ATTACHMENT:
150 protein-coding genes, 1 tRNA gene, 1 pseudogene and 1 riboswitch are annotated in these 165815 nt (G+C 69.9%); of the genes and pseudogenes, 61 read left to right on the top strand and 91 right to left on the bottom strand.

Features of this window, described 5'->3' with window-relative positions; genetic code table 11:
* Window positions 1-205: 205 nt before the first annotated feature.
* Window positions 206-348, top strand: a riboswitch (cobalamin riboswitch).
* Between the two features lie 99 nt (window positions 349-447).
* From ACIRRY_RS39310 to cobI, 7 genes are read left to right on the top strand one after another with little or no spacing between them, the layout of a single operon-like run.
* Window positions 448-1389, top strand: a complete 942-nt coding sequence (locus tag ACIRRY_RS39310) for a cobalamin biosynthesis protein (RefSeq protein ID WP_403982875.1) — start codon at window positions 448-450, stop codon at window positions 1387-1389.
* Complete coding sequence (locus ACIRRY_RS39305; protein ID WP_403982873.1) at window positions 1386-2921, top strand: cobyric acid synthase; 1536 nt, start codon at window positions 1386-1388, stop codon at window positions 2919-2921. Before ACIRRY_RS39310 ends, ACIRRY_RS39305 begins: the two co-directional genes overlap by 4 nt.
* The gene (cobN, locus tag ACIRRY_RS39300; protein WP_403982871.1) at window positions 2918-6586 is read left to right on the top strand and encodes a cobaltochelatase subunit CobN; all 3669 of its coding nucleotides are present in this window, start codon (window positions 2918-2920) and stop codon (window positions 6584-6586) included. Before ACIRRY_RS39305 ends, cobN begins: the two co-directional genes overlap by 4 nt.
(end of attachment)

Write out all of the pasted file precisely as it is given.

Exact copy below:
150 protein-coding genes, 1 tRNA gene, 1 pseudogene and 1 riboswitch are annotated in these 165815 nt (G+C 69.9%); of the genes and pseudogenes, 61 read left to right on the top strand and 91 right to left on the bottom strand.

Features of this window, described 5'->3' with window-relative positions; genetic code table 11:
* Window positions 1-205: 205 nt before the first annotated feature.
* Window positions 206-348, top strand: a riboswitch (cobalamin riboswitch).
* Between the two features lie 99 nt (window positions 349-447).
* From ACIRRY_RS39310 to cobI, 7 genes are read left to right on the top strand one after another with little or no spacing between them, the layout of a single operon-like run.
* Window positions 448-1389, top strand: a complete 942-nt coding sequence (locus tag ACIRRY_RS39310) for a cobalamin biosynthesis protein (RefSeq protein ID WP_403982875.1) — start codon at window positions 448-450, stop codon at window positions 1387-1389.
* Complete coding sequence (locus ACIRRY_RS39305; protein ID WP_403982873.1) at window positions 1386-2921, top strand: cobyric acid synthase; 1536 nt, start codon at window positions 1386-1388, stop codon at window positions 2919-2921. Before ACIRRY_RS39310 ends, ACIRRY_RS39305 begins: the two co-directional genes overlap by 4 nt.
* The gene (cobN, locus tag ACIRRY_RS39300; protein WP_403982871.1) at window positions 2918-6586 is read left to right on the top strand and encodes a cobaltochelatase subunit CobN; all 3669 of its coding nucleotides are present in this window, start codon (window positions 2918-2920) and stop codon (window positions 6584-6586) included. Before ACIRRY_RS39305 ends, cobN begins: the two co-directional genes overlap by 4 nt.